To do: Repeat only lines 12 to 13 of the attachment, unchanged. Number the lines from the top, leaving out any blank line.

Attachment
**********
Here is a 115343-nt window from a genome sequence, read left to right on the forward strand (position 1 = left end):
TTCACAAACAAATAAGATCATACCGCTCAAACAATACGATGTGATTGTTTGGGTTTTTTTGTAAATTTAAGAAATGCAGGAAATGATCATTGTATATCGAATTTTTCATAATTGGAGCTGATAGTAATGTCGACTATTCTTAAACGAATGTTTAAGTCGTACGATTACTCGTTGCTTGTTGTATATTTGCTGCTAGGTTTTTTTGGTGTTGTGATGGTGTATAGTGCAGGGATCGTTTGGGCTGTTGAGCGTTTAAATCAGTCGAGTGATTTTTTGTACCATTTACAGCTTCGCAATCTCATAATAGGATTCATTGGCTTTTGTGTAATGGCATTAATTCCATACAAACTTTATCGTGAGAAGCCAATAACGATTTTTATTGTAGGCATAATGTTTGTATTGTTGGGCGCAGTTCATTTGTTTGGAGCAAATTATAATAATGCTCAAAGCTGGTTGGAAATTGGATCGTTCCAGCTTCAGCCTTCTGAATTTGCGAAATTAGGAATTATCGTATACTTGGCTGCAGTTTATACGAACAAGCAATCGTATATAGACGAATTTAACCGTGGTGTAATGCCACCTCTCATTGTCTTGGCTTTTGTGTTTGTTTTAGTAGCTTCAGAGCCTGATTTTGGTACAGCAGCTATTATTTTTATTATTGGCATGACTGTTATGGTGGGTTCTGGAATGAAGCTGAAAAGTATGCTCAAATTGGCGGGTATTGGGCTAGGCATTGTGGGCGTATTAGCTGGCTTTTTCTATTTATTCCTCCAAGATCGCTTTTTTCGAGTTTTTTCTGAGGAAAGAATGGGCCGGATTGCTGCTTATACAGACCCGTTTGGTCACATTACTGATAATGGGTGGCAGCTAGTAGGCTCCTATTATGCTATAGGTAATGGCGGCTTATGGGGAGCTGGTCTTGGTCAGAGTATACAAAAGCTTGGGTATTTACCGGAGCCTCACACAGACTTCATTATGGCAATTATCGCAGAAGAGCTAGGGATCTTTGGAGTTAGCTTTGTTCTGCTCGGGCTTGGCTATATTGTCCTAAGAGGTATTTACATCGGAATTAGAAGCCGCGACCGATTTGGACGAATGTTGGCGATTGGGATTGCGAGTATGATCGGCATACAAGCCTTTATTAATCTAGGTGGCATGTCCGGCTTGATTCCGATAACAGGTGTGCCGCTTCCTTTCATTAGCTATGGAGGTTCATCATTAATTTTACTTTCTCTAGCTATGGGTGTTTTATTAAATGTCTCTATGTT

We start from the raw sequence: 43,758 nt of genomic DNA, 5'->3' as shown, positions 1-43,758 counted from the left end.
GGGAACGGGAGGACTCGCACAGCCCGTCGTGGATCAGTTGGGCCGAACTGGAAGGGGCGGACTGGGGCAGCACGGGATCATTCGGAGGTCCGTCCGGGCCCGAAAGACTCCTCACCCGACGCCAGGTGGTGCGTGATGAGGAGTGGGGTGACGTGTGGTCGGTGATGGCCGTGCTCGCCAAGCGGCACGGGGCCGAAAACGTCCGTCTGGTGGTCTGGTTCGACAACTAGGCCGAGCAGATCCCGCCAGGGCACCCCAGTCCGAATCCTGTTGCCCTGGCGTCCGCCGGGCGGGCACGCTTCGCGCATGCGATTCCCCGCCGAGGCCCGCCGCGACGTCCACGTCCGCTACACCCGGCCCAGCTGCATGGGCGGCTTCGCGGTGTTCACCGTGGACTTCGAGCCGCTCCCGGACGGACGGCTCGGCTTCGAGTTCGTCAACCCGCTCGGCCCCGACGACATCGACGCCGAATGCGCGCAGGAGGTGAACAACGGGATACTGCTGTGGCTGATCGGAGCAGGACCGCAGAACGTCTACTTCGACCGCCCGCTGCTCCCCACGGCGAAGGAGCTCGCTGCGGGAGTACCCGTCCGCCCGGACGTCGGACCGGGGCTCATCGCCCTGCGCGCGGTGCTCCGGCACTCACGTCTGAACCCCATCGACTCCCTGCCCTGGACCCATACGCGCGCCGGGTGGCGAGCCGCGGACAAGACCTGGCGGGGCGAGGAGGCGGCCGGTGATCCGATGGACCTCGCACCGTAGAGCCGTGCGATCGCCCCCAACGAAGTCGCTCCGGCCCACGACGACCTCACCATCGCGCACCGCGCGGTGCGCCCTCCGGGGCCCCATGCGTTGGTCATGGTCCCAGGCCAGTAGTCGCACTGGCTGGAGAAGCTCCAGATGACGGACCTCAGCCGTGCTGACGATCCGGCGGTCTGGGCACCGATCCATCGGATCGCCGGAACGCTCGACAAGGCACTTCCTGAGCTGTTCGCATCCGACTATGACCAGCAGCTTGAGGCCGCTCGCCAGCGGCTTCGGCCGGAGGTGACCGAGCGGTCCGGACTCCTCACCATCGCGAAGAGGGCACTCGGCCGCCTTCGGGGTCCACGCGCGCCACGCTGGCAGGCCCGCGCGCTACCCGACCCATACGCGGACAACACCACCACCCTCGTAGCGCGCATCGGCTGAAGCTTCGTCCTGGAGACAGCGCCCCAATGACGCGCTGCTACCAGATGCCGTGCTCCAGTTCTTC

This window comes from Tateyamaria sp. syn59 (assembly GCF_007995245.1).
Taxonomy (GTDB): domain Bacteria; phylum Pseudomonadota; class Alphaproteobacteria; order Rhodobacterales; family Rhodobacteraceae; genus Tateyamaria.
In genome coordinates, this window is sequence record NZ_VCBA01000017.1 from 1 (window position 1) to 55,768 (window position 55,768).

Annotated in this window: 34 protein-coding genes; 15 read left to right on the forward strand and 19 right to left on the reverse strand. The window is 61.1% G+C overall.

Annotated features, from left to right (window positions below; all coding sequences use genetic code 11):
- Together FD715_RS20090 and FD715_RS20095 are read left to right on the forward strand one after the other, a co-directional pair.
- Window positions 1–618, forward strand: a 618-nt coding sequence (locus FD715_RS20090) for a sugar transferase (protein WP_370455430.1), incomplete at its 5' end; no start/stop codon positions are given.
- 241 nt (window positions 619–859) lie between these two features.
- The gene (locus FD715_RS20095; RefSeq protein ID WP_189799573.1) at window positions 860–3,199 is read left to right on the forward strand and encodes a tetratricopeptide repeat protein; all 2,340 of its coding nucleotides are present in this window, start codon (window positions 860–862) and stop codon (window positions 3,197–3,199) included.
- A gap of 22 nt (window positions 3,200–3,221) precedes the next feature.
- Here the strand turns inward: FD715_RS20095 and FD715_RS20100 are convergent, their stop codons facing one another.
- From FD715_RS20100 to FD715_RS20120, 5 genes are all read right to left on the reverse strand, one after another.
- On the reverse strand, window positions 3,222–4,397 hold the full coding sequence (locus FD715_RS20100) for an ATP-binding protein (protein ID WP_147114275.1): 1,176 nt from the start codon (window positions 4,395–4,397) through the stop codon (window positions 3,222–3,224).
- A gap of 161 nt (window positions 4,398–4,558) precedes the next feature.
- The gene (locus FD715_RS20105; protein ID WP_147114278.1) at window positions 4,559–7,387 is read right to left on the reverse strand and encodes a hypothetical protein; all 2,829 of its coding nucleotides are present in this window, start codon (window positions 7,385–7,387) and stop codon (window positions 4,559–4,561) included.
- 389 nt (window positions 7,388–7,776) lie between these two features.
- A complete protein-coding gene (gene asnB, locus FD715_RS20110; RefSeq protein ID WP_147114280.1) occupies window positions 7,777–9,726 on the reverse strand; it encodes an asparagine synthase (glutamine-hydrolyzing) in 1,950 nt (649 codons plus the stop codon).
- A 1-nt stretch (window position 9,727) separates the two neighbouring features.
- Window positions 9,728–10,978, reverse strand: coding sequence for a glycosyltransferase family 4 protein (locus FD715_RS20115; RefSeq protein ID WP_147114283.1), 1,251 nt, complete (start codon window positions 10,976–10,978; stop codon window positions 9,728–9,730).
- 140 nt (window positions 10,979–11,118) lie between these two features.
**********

- 241 nt (window positions 619–859) lie between these two features.
- The gene (locus FD715_RS20095; RefSeq protein ID WP_189799573.1) at window positions 860–3,199 is read left to right on the forward strand and encodes a tetratricopeptide repeat protein; all 2,340 of its coding nucleotides are present in this window, start codon (window positions 860–862) and stop codon (window positions 3,197–3,199) included.